Edit: The other posters made me realize that, in addition to capitalization, you also want to look for String equality where spaces don't matter. If that's the case, a similar trick to turning everything to lowercase applies, where you first remove all the spaces, as @LouisWasserman says in his answer

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If you need to fuzzily identify yes/no, first you need exact rules as to what matches. Based on your examples, I can suggest this:

private boolean askYesNoQuestion(String str) {
  str = str.replace(" ", "").toUpperCase();
  return str.equals("YES") || str.equals("NO");

If interested in top performance and not at all in intelligibility, use this:

private static final Pattern p = 
    Pattern.compile("y\\s*e\\s*s|n\\s*o", Pattern.CASE_INSENSITIVE);
private boolean askYesNoQuestion(String str) {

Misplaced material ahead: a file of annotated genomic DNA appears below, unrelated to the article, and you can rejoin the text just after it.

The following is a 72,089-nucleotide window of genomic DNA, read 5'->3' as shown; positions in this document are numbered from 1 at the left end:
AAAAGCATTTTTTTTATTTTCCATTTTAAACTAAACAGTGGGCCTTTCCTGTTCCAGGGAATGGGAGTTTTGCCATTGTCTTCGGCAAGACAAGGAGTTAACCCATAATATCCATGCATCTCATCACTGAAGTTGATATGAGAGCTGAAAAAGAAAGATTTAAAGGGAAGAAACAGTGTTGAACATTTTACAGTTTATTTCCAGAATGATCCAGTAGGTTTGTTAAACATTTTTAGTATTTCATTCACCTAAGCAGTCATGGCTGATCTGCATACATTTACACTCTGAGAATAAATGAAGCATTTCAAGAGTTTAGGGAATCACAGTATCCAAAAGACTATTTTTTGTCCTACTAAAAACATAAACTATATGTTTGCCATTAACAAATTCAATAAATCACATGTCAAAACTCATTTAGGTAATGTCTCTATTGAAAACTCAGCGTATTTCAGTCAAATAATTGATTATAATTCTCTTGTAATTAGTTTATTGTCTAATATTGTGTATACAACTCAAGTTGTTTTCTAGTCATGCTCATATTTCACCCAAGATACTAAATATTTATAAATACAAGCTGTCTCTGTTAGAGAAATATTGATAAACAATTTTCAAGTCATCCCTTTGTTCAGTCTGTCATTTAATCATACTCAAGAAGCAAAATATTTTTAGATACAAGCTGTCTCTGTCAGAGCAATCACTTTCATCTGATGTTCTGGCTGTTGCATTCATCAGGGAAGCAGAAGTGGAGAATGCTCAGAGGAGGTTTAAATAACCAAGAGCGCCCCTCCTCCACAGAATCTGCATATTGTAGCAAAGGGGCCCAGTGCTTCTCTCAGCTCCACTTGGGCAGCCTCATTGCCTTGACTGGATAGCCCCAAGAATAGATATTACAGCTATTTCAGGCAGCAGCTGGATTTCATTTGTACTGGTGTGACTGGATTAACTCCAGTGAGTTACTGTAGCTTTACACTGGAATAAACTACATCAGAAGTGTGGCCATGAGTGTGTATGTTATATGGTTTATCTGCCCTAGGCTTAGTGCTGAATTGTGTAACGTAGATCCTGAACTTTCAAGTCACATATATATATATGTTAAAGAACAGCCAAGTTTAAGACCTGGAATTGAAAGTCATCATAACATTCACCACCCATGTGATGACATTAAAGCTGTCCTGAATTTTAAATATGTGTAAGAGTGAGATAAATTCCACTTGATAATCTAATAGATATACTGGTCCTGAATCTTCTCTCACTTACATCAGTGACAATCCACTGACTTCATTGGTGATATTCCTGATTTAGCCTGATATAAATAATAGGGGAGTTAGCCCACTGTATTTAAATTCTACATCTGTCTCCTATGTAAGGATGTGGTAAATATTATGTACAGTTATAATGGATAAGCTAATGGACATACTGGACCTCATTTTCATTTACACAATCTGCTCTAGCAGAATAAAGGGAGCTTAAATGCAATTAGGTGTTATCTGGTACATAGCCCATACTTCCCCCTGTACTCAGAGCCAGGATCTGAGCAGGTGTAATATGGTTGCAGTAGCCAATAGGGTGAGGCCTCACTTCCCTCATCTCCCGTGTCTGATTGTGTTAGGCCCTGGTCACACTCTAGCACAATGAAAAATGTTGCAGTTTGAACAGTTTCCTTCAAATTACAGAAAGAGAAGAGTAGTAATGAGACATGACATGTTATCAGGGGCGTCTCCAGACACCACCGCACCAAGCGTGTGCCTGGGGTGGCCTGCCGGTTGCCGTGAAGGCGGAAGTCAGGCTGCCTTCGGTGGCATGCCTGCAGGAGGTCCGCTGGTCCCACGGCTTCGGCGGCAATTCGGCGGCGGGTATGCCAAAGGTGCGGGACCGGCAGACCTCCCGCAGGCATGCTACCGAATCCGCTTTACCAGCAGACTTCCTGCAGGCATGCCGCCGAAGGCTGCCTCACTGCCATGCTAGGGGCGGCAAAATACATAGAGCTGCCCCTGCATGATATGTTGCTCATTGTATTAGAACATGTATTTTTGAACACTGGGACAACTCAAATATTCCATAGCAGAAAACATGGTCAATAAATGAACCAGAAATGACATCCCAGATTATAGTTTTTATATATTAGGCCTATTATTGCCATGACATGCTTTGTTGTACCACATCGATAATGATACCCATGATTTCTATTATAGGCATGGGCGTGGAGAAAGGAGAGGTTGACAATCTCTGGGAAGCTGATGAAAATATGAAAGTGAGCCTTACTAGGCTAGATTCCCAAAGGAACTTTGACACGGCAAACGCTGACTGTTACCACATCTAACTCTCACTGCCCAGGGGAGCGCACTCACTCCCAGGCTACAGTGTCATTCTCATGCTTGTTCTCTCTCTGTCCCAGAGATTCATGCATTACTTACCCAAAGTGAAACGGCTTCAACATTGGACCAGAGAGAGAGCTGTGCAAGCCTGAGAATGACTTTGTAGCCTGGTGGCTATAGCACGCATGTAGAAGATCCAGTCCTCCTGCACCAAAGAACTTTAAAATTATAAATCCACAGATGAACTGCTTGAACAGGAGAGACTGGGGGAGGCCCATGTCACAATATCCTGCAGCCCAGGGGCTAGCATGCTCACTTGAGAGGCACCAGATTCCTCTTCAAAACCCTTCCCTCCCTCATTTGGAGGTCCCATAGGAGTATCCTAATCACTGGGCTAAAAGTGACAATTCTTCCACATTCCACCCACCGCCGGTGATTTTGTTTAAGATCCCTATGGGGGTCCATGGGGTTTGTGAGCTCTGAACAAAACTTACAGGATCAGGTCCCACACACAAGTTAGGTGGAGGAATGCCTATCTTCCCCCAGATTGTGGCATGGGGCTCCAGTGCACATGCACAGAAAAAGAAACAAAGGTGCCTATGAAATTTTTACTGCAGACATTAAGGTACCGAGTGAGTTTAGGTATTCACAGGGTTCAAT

return p != null && p.matcher(str.trim()).matches();
share|improve this answer
.toLowerCase() is redundant as .equalsIgnoresCase() is a better alternative, especially with Unicode as a consideration. Also matching against " " isn't as comprehensive as "\\s". And testing against str instead of the literal opens you up to NullPointerExceptions. Lots of non-idiomatic Java here. –  Jarrod Roberson Jul 5 '12 at 22:04
So you're dowvoting because there are minor points to improve?? Bravo. BTW equalsIgnoreCase will do the work TWICE, I already had it and explicitly went to this solution. Matching against " " is based OP's examples and is faster for that case. As far as NPE, look at the log in your eye first. –  Marko Topolnik Jul 6 '12 at 5:50